Osmiroid nib in an Esterbrook J

The calligraphy nibs write very similar to the Pilot CM nib (it is a calligraphy nib). They do not have a normal tip writing surface which means the angle of the nib to the paper is very important. They do not write well on textured paper and will dig into smooth paper if the angle is wrong.

I do not own an Osmiroid 65 and 75, but I do have a nice selection of vintage Esterbrook Dollar and J series pens. Let’s show off my nibs. From left to right is Rola Medium Hard, Italic Fine Straight, B3 calligraphy, and Italic Broad Straight.

I inked up an Esterbrook J with Waterman’s Serenity Blue and got to work. Except for the Rola, the other three nibs provide some flex/variation to the letters. It is interesting to note, I simply replaced each nib without emptying the pen. One of the advantages of a screw-on nib I guess. As an added bonus, I managed to minimize inky fingers and did not spill any ink as I changed out nibs.

Having 32 Esterbrook nib options plus an additional 25 Osmiroid nib options it is nearly impossible making a decision. I only need one pen and can write with all 57 nibs in a single day – way more options than any simpleton like myself can manage. This is great!

Unique Special Purpose nibs I wish I had

Osmiroid made an interesting Left-Hand series of nibs available in Rola and Italics styles. I’m right-handed but have considered acquiring one of these unique nibs just to give them a go.

Left-hand Osmiroid Nibs

I came across two Sketch nibs, one with a reservoir on top and one without. Also in their repertoire is a Music and Copperplate special purpose nib.

Pretty cool don’t you think? I think it is safe to say, vintage fountain pens exciting. Especially when compared to gel, felt-tip, and roller-ball pens. Even contemporary fountain pens are boring in comparison.

Posted in Collection, Pens, Stories

Flat bottom pens make the journaling world go round

Ok, this is really about Flat-Top pens, I couldn’t pass on an opportunity for a Freddy Mercury parody.

Fountain pens come in just about any and every size and shape imaginable. I have a preference for flat-top pens including those referred to as “baseball bat” & “tube” pens. Contrary to the “Balance” style pens aka torpedo or cigar shape.

Flat-top pens are characterized as having a larger, prominent cap and a smaller body. There is a noticeable step between the cap and the pen body when the pen is capped, while the cap and the bottom end horizontally. I know “flat-top” means the top is flat, so who cares about the aft end, welp I do. Ever look at a cigar before it is smoked? Flat on one end and round on the other.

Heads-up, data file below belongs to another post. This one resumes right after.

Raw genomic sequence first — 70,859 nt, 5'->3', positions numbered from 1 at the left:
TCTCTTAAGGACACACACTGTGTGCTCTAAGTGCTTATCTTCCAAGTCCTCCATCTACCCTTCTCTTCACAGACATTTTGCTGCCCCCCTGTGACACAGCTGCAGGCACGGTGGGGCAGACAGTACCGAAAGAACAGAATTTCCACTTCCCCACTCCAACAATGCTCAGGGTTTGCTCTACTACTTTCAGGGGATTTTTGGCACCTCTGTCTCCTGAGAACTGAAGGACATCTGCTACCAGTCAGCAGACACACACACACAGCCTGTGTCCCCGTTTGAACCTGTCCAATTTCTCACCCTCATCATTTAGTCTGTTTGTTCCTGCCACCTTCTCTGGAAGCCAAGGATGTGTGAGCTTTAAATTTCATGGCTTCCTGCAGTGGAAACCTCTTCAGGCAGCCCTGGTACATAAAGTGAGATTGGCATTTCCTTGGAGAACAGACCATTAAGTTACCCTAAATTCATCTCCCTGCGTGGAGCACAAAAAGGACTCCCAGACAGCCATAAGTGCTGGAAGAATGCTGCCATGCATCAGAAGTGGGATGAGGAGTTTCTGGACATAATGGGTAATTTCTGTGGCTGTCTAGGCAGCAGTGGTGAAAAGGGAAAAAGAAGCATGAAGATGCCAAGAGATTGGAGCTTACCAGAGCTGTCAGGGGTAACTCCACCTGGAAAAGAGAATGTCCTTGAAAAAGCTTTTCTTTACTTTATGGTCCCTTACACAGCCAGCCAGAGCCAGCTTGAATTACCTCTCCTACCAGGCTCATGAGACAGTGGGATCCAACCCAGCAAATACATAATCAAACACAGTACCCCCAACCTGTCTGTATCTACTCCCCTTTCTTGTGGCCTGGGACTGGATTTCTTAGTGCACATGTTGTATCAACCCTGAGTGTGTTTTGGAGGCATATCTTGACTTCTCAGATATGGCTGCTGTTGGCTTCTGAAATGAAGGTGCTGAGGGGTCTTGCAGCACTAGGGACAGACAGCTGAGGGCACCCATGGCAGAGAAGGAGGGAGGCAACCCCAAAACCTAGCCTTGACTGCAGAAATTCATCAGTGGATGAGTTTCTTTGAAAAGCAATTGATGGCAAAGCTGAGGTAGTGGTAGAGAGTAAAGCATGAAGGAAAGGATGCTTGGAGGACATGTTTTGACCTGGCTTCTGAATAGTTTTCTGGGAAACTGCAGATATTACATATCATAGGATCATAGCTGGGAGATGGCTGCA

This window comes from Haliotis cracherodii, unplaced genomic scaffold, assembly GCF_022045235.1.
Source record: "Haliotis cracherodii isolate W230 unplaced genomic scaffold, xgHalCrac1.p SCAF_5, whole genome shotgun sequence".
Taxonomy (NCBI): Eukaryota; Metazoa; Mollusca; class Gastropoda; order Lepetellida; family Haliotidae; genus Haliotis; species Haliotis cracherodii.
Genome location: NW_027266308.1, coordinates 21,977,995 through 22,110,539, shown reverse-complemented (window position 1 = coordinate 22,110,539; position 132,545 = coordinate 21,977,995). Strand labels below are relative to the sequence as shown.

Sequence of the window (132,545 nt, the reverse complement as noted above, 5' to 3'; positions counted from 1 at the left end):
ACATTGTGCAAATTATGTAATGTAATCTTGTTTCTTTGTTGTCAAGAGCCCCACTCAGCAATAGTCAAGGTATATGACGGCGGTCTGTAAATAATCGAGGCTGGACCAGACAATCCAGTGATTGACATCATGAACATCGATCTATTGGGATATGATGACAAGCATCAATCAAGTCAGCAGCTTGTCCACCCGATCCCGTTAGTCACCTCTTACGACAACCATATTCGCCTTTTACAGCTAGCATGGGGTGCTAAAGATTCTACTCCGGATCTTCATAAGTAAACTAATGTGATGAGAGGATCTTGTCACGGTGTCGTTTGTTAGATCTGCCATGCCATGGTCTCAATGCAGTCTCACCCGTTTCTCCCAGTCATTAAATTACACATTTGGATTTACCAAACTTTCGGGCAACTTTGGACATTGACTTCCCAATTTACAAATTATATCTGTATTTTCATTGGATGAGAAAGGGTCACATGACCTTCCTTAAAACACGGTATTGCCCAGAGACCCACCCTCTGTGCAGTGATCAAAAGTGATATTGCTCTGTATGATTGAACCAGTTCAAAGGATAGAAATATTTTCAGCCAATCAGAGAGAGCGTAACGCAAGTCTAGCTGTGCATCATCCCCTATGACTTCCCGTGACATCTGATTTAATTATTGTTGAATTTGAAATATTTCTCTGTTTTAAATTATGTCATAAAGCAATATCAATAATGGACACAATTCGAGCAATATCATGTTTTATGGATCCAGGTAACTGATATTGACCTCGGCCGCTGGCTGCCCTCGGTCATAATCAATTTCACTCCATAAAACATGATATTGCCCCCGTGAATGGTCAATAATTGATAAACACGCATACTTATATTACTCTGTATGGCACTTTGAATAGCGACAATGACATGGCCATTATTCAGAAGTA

Little Flat-Top History

The Sheaffer Pen Company produced Flat-Top fountain pens from 1912 until some time after the middle of the 1930s, possibly as late as 1940. It is important to note that the name flat-top (or flat-top) is a collector-coined name for the earliest Sheaffer pens. Sheaffer never referred to them as such.

The Sheaffer Pen Company produced Flat-Top fountain pens from 1912 until some time after the middle of the 1930s, possibly as late as 1940. It is important to note that the name flat-top (or flat-top) is a collector-coined name for the earliest Sheaffer pens. Sheaffer never referred to them as such.

Aesthetics of a Flat-Top & Bottom Pen

My interest in vintage pens is well established and yes Sheaffer Balance is the progenitor of torpedo or cigar shape pens and it is vintage but no. For me, it is aesthetically pleasing to see sharp angles created by the flat ends (maybe I should have named this post “Flat Ends”?). They provide a pleasant contrast to the curved tapered body of a Balance-style pen.

When I was a young man prior to attending university I was interested in architecture. I enjoyed trips which offered an opportunity to view historic architecture. Yes, I love arches but my real enjoyment was always the angles of a structure. “Good design is about the beauty of line.” A flat-top pen is all about lines. Yes, a Balance-style pen has smooth lines but I find them boring as the pen gradually begins and fades away.

Apparently, I am not in the majority. Balance-style pens are more popular, they sell better. I came across a thread on Reddit that is interesting. The contributor preferred round-end pens because “geometrical discontinuities lead to jumps in the stress of a body [pens in our case] under load or in the event of impact [drop the pen].” Interesting rationale but these are pens, not bridges.

My Pens